Fig. 3. Temperature dependences on lifetime in continuous float chargingtests.
Fig. 4. Capacity retentions in continuous float charging characteristics with various charging voltages at 45 8C. (a) Normal continuous float charging test andcapacity check (recharged at floating voltage), (b) capacity check (recharging at 4.1 V).
K. Asakura et al. / Journal of Power Sources 119–121 (2003) 902–905 An analysis was made of how the impedance parameters change during continuous float charging at various tempera-tures. We investigated that elevated temperatures and highercharging voltages were found to enhance the increasein the electrolyte impedance and the two charge-transferimpedances. Some possible reasons: (i) electrolyte decom-positions on the anode/cathode electrodes and (ii) cathodedegradation, are generally suggested for larger increase inthe impedance.
In the electrolyte impedance increased markedly as the charging duration increased. An increase in the thicknessand a slight weight loss of the cells was also observed. These Fig. 5. Dependences of states of charge on lifetime in continuous float phenomena are probably due to the generation of gas, which is attributable to decomposition of the electrolyte on thesurface of the electrodes.
continuous charging, with periodic discharging to check the In addition, the lower frequency semicircle becomes capacity; the parameter is charging voltage. In , 100% markedly larger, and the higher frequency one becomes a capacity is the initial cell capacity on the same condition of little larger. It has been reported that the higher frequency the capacity check in before they were float charged semicircle corresponds in large part to the anode reaction, continuously. When the cell was charged at higher voltage, while the lower frequency one mainly corresponds to the the cell showed large capacity at the beginning of the tests.
cathode reaction . Aurbach et al. reported that the surface However they degraded rapidly as the charging duration firms formed on not only anode but also cathode along with electrolyte decompositions During backup use, cell Each of the cells was also recharged at 4.1 V and dis- degradation may also involve decomposition of the electro- charged to check the capacity. shows that cell lyte and formation of the surface film on the electrodes, thus degradation is accelerated at higher charging voltages; and increasing their cell polarization impedance and charge- shows that cell life drops exponentially as the charging voltage increases. We also confirmed about 0.1 V increase in Other degradation factors must also be considered, such charging voltage cut the cell life in half.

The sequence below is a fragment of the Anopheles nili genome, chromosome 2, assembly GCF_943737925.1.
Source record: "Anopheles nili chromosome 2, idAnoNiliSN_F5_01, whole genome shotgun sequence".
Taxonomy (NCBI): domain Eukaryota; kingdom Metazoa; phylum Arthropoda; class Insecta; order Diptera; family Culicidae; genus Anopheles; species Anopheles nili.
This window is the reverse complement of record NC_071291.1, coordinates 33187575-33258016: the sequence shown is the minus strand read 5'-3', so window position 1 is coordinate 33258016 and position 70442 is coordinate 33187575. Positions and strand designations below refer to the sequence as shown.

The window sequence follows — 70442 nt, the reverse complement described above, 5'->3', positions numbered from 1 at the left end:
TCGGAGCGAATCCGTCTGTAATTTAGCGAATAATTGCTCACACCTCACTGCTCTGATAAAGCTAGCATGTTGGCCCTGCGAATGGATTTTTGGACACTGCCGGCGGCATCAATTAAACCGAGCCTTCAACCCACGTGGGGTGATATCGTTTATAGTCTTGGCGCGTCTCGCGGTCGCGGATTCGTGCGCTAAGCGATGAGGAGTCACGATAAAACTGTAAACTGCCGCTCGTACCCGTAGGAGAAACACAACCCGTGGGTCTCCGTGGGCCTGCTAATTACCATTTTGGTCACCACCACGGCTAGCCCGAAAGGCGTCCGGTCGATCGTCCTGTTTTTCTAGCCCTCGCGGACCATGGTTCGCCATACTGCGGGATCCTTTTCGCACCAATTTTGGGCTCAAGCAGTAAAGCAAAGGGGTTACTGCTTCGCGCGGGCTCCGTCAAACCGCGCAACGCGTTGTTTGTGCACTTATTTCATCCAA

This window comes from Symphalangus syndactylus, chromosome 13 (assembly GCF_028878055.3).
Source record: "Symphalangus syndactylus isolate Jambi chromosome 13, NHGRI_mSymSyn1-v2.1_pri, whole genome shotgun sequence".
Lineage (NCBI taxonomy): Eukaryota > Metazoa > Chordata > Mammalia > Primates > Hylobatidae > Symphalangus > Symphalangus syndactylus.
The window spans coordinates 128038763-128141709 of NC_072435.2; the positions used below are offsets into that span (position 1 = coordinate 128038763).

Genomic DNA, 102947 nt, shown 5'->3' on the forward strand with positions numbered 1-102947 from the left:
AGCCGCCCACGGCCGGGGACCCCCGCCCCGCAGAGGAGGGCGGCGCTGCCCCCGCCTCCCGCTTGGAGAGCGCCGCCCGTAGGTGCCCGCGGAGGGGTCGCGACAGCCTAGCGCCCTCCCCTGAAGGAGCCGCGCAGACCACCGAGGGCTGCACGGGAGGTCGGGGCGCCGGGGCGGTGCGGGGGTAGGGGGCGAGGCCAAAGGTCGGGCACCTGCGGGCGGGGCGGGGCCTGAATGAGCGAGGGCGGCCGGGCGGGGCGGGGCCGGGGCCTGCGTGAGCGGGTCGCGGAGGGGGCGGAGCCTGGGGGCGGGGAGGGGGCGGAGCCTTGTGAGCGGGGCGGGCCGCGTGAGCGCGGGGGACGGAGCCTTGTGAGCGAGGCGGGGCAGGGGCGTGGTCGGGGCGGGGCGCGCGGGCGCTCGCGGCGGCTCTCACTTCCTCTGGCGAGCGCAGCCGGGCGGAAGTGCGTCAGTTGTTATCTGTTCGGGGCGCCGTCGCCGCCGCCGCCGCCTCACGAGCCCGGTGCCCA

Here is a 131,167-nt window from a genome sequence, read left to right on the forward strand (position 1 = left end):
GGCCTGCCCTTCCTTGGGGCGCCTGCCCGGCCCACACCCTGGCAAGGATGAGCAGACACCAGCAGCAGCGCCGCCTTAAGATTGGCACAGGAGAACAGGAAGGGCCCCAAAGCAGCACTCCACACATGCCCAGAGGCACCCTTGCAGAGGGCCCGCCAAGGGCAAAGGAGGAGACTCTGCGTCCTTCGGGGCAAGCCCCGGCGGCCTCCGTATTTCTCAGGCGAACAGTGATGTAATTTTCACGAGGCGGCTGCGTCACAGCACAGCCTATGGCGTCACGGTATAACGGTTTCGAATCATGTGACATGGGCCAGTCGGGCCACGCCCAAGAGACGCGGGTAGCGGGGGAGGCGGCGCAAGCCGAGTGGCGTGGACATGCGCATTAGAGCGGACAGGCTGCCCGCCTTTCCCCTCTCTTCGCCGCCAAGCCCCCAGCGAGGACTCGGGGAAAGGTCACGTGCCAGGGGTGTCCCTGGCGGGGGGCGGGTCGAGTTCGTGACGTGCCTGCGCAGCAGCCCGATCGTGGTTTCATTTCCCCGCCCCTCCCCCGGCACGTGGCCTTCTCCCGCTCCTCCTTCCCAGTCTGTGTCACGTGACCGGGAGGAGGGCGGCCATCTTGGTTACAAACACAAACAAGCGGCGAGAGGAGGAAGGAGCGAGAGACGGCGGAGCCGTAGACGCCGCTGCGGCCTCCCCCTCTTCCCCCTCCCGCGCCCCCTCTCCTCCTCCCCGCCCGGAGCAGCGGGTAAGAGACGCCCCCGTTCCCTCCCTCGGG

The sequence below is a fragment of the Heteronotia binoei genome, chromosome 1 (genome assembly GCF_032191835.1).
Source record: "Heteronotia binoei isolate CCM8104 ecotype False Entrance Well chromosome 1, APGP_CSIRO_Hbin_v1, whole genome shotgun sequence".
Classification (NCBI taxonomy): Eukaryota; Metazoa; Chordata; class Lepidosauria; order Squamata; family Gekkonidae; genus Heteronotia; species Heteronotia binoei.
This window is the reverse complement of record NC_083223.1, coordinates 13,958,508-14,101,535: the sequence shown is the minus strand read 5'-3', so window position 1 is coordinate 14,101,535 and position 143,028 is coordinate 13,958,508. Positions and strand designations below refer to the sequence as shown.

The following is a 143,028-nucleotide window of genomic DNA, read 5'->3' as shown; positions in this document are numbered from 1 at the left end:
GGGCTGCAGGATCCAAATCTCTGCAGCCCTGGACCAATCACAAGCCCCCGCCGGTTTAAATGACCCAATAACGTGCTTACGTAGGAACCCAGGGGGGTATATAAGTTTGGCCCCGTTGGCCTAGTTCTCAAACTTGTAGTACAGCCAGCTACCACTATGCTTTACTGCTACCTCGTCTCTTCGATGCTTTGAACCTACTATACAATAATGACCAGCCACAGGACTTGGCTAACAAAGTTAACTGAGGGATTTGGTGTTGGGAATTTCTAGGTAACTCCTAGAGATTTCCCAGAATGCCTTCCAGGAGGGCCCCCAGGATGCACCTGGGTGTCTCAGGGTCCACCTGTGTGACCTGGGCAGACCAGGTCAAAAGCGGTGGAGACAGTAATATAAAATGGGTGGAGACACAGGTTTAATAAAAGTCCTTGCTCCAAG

as dissolution of the cathode and the disordering of thecrystal structure. It has been reported that LiCoO2 dissolves slightly during aging tests shows the amountof Co dissolution in the electrolyte after 1 month conti- is a typical change in Nyquist plots of batteries in nuous float charging at 55 8C. As shown in the test continuous float charging tests. The plots contain two semi- for only 1 month caused the slight Co dissolution from circles. An equivalent circuit model similar to that reported the LiCoO2 cathode. During long charging duration, these by Monma et al. was devised. Simulations performed Co dissolution phenomena might also increase the charge- with the Solatron impedance software ZView 2TM (Scribner transfer impedance of the cathode. On the other hand, Associates, Inc.) on the equivalent impedance model pro- there may be little disordering of the crystal structure duced results that agree quite well with the experimental during backup use because the infrequency of charging and discharging should result in little damage to the crystalstructure.
From these data, elevated temperature and higher char- ging voltage accelerated the cell degradation and thesestress factors were appropriate to accelerate the calendarlife experimentally. However, further work needs to chooseof the degradation mechanism(s) which influence on the Table 1The amount of Co dissolution after continuous float charging at 55 8C Fig. 6. Nyquist plots of the batteries in continuous float charging test at45 8C.
a The charge-transfer impedance related to the lower semi-circle (R).
K. Asakura et al. / Journal of Power Sources 119–121 (2003) 902–905 decrease in the cell capacity, in order to establish universal methods for accelerated life evaluation with all types ofcells.